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Neil Armstrong - we are all part of his walk......


Anjuli_Bai
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I've just seen on the news that Neil Armstrong - the first human to walk on a sphere other than the Earth - has died. Though he walked on the moon - he is a son of the Earth.

 

Certainly, the landing on the moon was one of the more positive events of a century littered with the horrors of what our species is capable of.

 

For those of us who were alive and watched it breathlessly as it unfolded on black and white TV - a slightly fuzzy picture, it was a moment not to be forgotten. It was the culmination of many strands of expertise coming together and the brave few who actually carried out the adventure.

 

Out of it much science and innovation has come and it is a reminder that we do much better when we cooperate than when we threaten.

 

Rest in Peace Neil Armstrong and thank you for the wonder of it all.

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I was 11 when that happened and was part of a very small group allowed to watch it at junior school. We were chosen by who they thought would get the most from it but it was really unfair. All the kids should have seen it. RIP, Neil Armstrong. You inspired us for generations and for generations to come.

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A man, and others, with the 'right stuff.' I have a particular memory of the Apollo 11 days in that I was passing through California and across the Pacific to Hong Kong on a training flight over the period prior to the launch, and I remember encountering a variety of very exotic-looking variants of the C-135 (Boeing 707) operated by NASA in support of the mission. We got to Bahrain by lunar landing time and I think I heard it on the BBC World Service - a remarkable time.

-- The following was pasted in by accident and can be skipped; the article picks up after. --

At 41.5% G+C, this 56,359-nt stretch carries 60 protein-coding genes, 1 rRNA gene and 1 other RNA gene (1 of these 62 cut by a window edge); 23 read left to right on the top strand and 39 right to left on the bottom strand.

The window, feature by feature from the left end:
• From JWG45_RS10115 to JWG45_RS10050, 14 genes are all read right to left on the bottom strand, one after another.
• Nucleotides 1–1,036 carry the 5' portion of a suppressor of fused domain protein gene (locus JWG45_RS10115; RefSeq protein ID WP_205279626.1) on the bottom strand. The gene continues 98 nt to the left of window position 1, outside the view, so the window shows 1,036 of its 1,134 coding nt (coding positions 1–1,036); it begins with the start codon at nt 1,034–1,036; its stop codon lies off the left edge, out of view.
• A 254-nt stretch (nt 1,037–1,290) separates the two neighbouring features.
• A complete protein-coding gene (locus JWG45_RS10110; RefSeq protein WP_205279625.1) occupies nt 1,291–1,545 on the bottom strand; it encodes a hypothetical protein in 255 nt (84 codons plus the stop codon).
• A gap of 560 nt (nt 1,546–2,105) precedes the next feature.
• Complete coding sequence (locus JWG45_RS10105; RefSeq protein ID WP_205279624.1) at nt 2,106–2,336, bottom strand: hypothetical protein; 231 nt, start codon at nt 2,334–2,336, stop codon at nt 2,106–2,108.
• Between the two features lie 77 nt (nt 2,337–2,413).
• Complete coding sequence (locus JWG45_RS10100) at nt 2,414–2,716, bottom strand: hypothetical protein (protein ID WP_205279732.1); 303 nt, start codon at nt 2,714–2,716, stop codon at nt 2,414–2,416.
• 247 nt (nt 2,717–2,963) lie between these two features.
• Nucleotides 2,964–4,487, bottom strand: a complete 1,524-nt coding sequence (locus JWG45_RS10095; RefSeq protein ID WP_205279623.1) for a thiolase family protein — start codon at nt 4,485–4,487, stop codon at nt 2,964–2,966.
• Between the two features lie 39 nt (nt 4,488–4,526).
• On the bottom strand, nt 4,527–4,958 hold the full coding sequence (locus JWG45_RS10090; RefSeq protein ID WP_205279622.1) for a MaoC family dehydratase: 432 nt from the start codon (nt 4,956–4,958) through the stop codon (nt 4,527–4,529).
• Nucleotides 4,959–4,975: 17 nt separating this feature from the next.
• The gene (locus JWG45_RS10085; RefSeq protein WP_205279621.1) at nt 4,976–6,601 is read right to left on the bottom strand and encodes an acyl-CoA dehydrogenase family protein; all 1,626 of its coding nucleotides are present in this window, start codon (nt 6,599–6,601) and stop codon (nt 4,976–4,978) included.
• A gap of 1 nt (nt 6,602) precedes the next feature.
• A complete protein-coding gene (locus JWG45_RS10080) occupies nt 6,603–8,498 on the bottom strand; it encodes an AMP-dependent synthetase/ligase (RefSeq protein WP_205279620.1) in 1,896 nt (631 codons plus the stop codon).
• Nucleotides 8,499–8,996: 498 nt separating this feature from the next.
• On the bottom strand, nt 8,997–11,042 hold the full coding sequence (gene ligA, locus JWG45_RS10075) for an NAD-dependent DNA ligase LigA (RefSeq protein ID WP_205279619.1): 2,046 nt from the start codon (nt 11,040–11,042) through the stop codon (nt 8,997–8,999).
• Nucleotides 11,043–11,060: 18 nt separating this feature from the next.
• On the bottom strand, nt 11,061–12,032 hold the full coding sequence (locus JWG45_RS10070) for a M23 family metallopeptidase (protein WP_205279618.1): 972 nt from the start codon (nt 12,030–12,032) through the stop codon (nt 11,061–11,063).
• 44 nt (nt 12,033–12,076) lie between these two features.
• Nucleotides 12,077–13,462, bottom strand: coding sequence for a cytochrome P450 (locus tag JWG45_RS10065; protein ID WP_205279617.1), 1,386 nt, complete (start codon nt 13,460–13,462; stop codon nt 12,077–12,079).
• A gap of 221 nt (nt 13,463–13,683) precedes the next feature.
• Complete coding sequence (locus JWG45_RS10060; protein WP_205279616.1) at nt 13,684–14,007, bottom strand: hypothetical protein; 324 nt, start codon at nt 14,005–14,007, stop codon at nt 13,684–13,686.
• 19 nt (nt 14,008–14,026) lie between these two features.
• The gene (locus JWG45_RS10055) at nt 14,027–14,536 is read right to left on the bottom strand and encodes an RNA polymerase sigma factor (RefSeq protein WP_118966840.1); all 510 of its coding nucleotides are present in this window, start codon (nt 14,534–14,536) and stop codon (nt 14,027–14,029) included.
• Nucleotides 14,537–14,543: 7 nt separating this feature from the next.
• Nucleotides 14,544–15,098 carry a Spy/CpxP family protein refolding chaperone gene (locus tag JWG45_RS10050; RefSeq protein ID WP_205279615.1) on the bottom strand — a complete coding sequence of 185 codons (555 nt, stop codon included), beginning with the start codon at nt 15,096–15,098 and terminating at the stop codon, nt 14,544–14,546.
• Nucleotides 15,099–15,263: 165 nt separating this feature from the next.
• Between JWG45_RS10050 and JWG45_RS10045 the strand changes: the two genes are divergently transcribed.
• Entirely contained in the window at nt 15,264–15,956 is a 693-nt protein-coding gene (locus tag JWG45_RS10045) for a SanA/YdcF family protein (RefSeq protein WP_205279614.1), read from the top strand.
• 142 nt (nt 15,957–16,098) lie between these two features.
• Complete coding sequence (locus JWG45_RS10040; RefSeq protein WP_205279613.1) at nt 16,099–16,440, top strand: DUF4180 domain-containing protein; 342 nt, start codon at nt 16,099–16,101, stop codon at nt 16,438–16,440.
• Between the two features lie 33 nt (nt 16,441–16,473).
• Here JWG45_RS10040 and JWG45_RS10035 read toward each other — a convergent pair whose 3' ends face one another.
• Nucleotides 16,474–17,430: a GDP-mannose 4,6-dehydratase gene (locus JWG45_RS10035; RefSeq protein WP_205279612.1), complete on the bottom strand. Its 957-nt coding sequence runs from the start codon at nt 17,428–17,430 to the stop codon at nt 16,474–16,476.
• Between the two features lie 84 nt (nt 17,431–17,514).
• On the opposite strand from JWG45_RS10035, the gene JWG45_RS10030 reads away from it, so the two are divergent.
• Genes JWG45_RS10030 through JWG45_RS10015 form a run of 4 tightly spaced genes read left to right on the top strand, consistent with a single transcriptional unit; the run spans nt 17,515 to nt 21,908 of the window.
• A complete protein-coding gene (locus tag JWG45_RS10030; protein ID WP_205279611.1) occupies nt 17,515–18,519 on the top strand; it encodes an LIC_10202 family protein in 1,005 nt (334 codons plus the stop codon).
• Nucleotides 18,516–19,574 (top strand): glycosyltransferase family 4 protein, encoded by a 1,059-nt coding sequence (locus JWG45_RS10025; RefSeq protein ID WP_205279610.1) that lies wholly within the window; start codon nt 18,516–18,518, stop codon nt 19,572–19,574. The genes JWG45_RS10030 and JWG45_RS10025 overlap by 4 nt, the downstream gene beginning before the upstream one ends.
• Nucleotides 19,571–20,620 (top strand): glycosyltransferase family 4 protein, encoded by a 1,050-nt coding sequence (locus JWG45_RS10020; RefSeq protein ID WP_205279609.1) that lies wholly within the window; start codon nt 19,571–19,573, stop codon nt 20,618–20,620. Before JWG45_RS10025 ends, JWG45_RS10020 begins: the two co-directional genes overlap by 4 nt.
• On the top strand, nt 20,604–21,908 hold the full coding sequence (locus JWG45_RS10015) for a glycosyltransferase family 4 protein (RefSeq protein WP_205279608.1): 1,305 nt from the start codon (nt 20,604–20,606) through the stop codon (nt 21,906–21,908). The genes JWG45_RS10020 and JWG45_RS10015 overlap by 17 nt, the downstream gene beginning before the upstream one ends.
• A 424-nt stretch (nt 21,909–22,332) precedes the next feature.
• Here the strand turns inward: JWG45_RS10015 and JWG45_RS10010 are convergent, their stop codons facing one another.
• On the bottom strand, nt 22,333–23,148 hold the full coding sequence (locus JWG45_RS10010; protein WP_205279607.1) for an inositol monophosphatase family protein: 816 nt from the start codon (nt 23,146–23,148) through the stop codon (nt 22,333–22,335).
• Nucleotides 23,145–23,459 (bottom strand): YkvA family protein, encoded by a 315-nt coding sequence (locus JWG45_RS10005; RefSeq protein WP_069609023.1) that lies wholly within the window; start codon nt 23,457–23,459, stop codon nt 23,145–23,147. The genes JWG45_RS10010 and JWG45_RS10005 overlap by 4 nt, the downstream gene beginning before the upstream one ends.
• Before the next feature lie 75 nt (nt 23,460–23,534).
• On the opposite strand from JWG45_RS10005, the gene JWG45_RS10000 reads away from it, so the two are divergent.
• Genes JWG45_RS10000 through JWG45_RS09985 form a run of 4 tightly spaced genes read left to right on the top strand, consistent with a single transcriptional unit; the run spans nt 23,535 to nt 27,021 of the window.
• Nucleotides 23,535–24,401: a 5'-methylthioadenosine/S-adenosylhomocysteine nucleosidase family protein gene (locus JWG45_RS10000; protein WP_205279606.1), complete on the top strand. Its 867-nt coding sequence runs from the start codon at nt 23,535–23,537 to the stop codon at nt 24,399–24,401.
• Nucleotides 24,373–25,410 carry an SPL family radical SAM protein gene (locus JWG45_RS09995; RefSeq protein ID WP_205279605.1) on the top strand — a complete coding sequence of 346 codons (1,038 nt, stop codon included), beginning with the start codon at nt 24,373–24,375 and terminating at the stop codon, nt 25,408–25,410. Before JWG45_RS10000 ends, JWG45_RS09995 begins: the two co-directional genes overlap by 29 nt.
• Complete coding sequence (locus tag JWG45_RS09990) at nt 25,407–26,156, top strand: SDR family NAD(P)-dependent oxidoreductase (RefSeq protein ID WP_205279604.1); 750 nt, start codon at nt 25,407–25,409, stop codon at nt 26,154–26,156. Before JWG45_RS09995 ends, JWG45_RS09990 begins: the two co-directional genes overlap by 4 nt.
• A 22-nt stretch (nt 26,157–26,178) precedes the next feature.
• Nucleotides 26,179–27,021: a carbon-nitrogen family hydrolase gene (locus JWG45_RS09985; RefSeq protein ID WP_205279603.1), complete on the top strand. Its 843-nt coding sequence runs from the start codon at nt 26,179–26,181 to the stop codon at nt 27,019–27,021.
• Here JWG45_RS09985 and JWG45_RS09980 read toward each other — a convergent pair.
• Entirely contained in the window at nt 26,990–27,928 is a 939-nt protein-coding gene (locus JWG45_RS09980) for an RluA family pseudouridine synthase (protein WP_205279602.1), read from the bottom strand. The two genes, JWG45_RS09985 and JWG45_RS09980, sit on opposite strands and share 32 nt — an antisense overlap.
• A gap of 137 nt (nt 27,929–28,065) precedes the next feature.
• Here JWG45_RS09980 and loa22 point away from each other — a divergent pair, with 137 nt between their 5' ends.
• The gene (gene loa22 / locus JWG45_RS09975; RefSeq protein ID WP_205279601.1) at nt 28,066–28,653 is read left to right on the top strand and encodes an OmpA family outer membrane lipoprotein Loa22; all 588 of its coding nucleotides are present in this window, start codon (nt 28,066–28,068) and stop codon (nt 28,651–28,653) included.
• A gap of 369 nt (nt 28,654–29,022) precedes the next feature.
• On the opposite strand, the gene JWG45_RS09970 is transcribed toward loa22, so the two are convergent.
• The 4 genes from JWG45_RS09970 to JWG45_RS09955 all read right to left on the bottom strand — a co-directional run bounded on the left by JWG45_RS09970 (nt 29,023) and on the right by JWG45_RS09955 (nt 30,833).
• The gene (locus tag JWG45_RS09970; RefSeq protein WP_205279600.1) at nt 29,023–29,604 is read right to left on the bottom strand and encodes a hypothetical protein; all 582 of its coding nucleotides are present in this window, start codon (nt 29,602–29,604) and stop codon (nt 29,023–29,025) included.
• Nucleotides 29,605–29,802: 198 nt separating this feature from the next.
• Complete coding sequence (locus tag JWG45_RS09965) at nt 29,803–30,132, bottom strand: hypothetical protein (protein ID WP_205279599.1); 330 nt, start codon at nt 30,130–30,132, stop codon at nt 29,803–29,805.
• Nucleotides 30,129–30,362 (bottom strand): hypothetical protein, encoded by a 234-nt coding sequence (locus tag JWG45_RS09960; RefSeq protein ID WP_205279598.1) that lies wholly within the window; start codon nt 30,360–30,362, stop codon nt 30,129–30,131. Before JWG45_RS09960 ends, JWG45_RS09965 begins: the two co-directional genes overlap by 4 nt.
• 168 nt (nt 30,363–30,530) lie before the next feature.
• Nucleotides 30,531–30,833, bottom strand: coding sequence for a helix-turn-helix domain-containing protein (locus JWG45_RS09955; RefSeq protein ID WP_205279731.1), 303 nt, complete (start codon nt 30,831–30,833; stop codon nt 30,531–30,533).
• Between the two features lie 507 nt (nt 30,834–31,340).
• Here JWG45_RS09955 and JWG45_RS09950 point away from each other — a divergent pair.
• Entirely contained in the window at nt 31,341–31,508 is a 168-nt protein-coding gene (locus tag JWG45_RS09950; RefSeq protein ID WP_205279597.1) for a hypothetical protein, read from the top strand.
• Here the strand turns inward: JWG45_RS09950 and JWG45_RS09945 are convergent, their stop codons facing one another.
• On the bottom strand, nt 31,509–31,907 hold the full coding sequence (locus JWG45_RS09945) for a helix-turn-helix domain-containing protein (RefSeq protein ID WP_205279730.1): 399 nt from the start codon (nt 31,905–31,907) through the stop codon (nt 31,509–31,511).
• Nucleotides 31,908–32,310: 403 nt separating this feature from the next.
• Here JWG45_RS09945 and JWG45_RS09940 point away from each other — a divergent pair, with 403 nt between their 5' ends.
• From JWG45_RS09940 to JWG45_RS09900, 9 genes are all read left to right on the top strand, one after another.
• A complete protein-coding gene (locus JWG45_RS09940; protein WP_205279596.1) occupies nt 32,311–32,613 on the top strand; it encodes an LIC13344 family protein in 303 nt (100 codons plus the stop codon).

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I remember going to school and all those who had parents at home, were sent home so we could all watch it. The school only had one TV and trying to get 950 people around it just wasn't going to work. I sat there glued to the screen with a little scrap book we had all been given. We had to collect drawings printed in the paper in the week prior to the landing. I still have the book.

book1.jpg

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I was living in my first flat at the time of the moon landings and remember several of us crushed up on the one sofa to watch it. I well remember the sense of awe we all felt, but it really wasn't until yesterday with the reports of Neil Armstrong's death that I was struck with the full significance of both the event itsle and of Armstrong's extraordinary qualities as a man. There can't be many left like him, and as one commentator said last night, one can only wonder what effect he might have left on world history had he been in politics rather than astronautics. I truly don't think that's putting it too highly.

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Last night I went outside and looked up at the moon and after all these years since the event, it was still a wonderment to think - that the imprint of a human footstep is still there....and will be ......

 

Separate from the event was the man. He didn't live off his fame but went steadily and quietly about his life.

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I was a month old at the time of Apollo 11 but I've been fascinated by the Apollo missions ever since my first visit to Kennedy Space Centre as a teenager. What I find really sad is that in a few years, there will be nobody left alive who walked on the moon.

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